In step S7, a pattern of a color, e.g., yellow toner, of specific density levels is continuously formed around the photosensitive drum 106 as shown in FIG. 13. In this embodiment, a test pattern of sixteen density levels (16th, 32th, 48th, 64th, 80th, 96th, 112th, 128th, 144th, 160th, 176th, 192th, 208th, 244th, 240th, 255th levels in this embodiment) is formed. The reflection amount of the test pattern is measured at an appropriate timing by the LED 10 and the photosensor 9. In step S8, the photosensor output is converted to an image density in accordance with the conversion characteristic as shown in FIG. 11. Thus, the relation between the image density and the laser output value, i.e., the printer characteristic shown in the third quadrant in FIG. 4, can be exactly obtained from the reflection amount of the test pattern formed on the photosensitive drum 106, without forming a print image on a recording sheet.

In step S9, data for the LUT 25 for correcting image data based on the printer characteristic obtained in step S8 is calculated. The LUT data can be easily obtained from the printer characteristic, i.e., the LUT data can be calculated by reversing input-output relation of the printer characteristic (by obtaining a symmetrical data with the y-axis as the central axis as shown in FIG. 4). The above control is repeated for the respective colors. Thereafter, the message "COPYING POSSIBLE" is displayed on the operation panel 300 in step S10, and the machine becomes in stand-by status.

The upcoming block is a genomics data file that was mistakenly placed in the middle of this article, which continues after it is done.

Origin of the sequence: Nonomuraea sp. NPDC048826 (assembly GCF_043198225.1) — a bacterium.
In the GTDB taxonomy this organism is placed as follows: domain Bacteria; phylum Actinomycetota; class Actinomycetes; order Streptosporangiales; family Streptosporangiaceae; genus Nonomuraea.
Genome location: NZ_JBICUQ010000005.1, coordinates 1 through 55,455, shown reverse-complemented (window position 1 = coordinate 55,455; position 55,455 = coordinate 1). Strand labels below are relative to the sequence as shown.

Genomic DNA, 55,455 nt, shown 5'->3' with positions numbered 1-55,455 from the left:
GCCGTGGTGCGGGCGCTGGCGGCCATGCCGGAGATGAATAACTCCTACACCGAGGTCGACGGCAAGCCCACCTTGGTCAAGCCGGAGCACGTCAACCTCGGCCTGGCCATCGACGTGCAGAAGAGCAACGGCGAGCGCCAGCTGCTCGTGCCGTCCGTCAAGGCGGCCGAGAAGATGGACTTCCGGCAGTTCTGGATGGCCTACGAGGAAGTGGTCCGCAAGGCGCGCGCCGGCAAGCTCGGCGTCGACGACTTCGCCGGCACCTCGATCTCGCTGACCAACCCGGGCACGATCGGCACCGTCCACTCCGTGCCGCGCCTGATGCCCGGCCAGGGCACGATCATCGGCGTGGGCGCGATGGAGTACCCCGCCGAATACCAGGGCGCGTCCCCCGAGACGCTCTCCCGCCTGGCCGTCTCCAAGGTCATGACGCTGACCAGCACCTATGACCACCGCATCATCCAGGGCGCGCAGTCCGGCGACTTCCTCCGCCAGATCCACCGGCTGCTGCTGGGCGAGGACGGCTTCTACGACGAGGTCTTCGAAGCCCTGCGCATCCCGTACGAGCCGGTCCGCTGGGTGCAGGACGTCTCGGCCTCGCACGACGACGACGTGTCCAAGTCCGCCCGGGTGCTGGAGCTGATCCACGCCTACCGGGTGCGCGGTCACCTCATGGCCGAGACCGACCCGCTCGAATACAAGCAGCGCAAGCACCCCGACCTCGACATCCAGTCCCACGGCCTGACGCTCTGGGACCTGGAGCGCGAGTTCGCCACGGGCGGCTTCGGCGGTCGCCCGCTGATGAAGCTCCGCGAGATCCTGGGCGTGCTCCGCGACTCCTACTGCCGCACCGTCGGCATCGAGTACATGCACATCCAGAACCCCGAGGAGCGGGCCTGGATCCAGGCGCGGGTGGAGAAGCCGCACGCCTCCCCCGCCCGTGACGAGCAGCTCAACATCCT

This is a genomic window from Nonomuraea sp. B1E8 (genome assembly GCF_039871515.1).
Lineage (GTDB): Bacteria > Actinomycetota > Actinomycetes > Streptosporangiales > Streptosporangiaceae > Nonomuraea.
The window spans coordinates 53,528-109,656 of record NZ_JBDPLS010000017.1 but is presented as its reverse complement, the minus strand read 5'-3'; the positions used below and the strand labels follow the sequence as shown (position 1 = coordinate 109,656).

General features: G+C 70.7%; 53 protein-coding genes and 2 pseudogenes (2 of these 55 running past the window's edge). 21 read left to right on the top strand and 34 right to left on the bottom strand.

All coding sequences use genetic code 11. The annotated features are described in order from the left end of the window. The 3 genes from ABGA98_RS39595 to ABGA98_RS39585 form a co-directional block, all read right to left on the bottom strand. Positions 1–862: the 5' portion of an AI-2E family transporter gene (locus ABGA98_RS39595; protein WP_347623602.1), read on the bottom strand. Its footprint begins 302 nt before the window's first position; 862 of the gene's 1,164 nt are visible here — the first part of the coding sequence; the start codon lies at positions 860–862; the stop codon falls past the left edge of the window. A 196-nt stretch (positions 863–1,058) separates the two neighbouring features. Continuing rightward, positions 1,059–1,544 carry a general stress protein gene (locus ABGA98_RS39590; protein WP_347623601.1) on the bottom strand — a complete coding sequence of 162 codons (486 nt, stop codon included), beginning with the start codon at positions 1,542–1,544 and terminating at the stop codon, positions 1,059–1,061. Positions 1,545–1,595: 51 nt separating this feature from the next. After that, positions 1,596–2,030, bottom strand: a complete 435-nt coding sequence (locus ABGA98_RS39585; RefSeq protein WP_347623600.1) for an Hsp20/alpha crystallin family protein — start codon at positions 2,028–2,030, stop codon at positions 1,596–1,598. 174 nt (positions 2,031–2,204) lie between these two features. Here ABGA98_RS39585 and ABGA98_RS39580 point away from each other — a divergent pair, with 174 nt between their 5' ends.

In actual copying operation, by performing density conversion based on the obtained LUT 25 data, tonality having a linear characteristic with respect to the semiconductor laser 103 can be obtained.

Next, a case where the copying machine has been used for a long term, and the density of a pattern formed on the photosensitive drum and that of an actually-printed image no longer correspond with each other, will be described below. For example, if a cleaning blade for removing untransferred toner is in contact with the photosensitive drum 106 for a long period, scattered light component of the photosensitive drum 106 increases. This makes the relation between the photosensor 9 output and an image density different from that in an initial status.

FIG. 14 shows the relation between the sensor 9 output and the density of a pattern image formed on the photosensitive drum 106 with yellow toner. Numeral 140 denotes an initial sensor output characteristic; and 141, a sensor output characteristic after copying for ten-thousand sheets. This shows a tendency that the long-term utilization makes an image density detected by the photosensor 9 lower than that in the initial status.

FIG. 15 is a flowchart showing the process of updating the data of the conversion table 42a and the LUT 25 in the copying machine of the present embodiment. The control program for this processing is stored in the ROM 210.

In step S21, a color of the conversion table to be updated is designated from the operation panel 300, and a control switch for instructing start of the processing is turned on. In step S22, a pattern of sixteen tone levels in the designated color (See FIG. 16) based on the test pattern stored in the ROM 210 is outputted by the pattern generator 29. The pattern of sixteen tone levels in the designated color is transferred onto the recording sheet.